Chronicle of the Middle East and North Africa

Turkish Lira Pushes the Economy of Turkey to Rock Bottom

Cypriot capital Nicosia shows an assortment of Turkish lira and Euro banknotes
A picture taken on September 4, 2018 in the Cypriot capital Nicosia shows an assortment of Turkish lira and Euro banknotes. Photo: Amir MAKAR / AFP

Adel Mojahed

From weakness to weakness, and from a bottom to another; the Turkish economy keeps crumbling, due to the crisis of local currency. The value of the Turkish Lira has been increasingly falling since electing Recep Tayyip Erdogan as president in the 2nd half of 2014.

GDP growth rates were high during the first 3 years of Erdogan’s reign. The rate reached its peak in 2017 at 7.5% – which was the third highest growth rate in a whole decade. Nevertheless, growth rate recorded a noticeable decrease in the very next year. The growth rate of 2.8% in 2018 was a looming nightmare for the Turkish economy. That nightmare became more apparent when the growth rate decreased to less than 1% in 2019.

The Turkish Lira

The Turkish Lira has not been stable since the beginning of the millennium. Rather, it kept losing value gradually versus the main international currencies. In 2000, the USD recorded an exchange rate of 0.63 Lira. However, the exchange rate in 2001 leant in favor of the US dollar as it doubled to record 1.2 Lira for each 1 USD. In 2005, the dollar’s price increased to 1.34 Lira. The same trend persisted as the dollar amounted to 1.5 Lira in 2010, 2.72 Lira in 2015, and all the way to 3.65 Lira in 2017. An average exchange rate of 4.83 and 5.67 Lira has been recorded in 2018 and 2019 respectively. The worst exchange over the past 30 years has been recorded in October and November 2020 as the rate surpassed 8 Lira.

The economic growth supported by foreign loans contributed to increasing inflation rates during the current decade, to the point where the Turkish economy was labeled as (The Inflation Economy).

The first decade of the millennium started with the worst economic crisis in the country over more than half a century. The Turkish economy could not ease until the end of the decade. As a result, the government tended to adopt expansionary monetary policies by fixing interest rates at low rates, and by helping companies to get foreign loans at low interest rates. Such a policy has been followed to give the economy a push, in addition to increasing production and consumption rates altogether. However, the consequential effects of fixing interest rates and the high economic growth, in addition to a chain of geopolitical events and the financial risks of loans, quickly threatened the country’s economy. That meant putting an increasing pressure on the local currency which eventually led to the recent breakdown.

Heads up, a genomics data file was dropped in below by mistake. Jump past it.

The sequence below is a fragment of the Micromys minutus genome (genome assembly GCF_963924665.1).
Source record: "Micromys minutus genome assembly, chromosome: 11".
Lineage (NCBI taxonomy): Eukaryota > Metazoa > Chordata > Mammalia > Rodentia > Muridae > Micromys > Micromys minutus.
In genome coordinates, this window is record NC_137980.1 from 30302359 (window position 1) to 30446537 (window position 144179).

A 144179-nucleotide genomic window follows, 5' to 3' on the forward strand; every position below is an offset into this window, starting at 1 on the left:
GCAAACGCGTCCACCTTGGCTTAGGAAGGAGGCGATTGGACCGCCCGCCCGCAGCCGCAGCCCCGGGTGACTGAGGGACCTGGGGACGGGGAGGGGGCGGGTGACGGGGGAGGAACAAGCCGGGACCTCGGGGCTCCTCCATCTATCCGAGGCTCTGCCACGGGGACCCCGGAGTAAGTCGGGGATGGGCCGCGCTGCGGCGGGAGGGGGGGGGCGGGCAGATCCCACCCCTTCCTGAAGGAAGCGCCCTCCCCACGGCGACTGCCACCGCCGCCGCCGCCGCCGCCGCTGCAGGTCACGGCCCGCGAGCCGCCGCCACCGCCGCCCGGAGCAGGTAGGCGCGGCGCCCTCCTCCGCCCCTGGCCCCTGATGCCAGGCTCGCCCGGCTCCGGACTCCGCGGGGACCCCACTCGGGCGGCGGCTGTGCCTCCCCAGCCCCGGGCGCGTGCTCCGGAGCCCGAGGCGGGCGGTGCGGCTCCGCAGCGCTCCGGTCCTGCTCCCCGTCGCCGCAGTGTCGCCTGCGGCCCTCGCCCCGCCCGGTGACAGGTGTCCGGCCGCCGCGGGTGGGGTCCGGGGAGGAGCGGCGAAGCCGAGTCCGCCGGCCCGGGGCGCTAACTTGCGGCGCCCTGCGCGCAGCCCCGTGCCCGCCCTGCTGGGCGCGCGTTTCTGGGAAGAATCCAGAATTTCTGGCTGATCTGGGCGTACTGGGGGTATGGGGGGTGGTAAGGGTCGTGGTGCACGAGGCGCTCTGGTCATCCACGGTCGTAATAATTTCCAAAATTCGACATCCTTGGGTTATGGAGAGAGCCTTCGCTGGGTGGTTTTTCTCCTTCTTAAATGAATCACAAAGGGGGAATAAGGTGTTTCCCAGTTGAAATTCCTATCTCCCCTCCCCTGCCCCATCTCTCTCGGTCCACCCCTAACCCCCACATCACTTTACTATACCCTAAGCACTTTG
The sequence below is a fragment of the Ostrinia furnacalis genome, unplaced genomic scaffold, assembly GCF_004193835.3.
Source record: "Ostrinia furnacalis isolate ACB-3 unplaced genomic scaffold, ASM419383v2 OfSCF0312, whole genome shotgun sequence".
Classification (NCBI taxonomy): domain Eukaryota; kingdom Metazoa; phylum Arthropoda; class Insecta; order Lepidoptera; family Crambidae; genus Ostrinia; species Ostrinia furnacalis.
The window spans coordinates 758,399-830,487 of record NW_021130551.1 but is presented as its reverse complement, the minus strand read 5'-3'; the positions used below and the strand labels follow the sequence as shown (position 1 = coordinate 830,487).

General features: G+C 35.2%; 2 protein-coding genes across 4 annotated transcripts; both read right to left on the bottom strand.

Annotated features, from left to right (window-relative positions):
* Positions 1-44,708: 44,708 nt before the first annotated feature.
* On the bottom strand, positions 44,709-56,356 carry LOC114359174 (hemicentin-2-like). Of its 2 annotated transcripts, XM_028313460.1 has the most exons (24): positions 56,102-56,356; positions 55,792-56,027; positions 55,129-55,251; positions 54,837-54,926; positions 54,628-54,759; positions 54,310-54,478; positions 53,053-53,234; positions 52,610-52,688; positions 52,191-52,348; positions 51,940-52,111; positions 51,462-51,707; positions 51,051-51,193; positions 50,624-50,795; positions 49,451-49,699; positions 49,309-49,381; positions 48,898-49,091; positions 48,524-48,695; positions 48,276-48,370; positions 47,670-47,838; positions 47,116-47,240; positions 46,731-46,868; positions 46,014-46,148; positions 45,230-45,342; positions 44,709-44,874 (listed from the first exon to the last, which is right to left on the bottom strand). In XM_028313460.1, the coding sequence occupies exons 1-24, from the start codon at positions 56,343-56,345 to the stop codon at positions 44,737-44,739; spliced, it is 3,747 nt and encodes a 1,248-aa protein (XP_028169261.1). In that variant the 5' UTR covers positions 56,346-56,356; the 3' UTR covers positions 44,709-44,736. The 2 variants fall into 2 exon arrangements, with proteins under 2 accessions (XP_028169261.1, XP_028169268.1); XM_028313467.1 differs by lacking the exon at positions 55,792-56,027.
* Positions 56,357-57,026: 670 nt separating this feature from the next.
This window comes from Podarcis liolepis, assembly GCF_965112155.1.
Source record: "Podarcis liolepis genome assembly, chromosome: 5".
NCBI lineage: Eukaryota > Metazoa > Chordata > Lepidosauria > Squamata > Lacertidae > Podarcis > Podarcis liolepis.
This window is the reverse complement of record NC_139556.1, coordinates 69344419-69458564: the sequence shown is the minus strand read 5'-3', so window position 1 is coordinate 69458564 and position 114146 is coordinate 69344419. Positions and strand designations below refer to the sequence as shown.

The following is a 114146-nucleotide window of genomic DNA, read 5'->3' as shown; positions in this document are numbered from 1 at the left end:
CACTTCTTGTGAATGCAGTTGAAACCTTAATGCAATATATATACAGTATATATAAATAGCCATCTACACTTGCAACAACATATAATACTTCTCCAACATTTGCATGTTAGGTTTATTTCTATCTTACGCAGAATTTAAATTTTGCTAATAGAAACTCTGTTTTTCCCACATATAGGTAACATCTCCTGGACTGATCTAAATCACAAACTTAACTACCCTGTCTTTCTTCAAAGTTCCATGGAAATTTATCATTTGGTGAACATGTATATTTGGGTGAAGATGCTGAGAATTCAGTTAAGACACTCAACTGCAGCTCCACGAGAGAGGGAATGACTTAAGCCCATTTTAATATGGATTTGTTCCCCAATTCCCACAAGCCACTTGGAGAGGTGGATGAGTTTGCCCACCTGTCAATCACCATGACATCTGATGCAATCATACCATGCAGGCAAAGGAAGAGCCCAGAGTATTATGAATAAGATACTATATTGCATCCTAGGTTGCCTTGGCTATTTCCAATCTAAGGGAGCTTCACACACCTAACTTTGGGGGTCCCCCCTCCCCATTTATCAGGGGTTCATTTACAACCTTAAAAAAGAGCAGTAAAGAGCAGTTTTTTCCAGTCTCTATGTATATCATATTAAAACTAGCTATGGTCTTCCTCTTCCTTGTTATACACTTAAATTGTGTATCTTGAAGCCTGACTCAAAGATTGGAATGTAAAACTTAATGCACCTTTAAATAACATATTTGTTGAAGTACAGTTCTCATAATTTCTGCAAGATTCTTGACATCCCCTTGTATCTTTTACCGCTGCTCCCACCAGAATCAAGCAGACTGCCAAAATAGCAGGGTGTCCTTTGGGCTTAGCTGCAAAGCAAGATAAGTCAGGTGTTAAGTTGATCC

Trade Balance

The increasing growth in exports was met with increasing growth in imports. The balance of trade recorded a huge deficit that reached its peak in 2017, recording $ 77.6 billion. That came as a result of the gap between exports and imports, with an increase of 39% compared to 2016. Although the trade deficit regressed to 29% and 60% in 2018 and 2019 respectively compared to 2017, the demand on the USD remained at high levels. Consequently, wounds of the Turkish Lira’s deepened.

As the  government persisted in fixing interest rates during the past years and keeping them at low levels, inflation increased at risky rates. Inflation recorded about 18% in the 3rd quarter of 2018; something that worsened the already staggering currency against the background of the conflicts with the USA. Here, it has to be known that the same causes and motives of those conflicts still exist until now.

The wound was deepened even more due to the ongoing flee of foreign investors since mid- 2018. By this, those investors tried to preserve their investments. This meant putting a new pressure on the Turkish currency. In turn, that meant an increase in the demand on the main international currencies – mainly the USD and Euro.


To sum up, the Turkish currency remains in danger amid many crises. The list includes the increasing concerns about Washington imposing new sanctions on Ankara, the current tensions with the European Union, the territorial conflict with Greece, the huge loss of reserves and the brunt of Coronavirus crisis. And in any case, the same concerns will remain even after the recent decision of the Turkish Central Bank to raise its benchmark rate by 475 bps to 15% to mitigate the negative effects of the expansionary economic policies.


The opinions expressed in this publication are those of our bloggers. They do not purport to reflect the opinions or views of Fanack or its Board of Editors.

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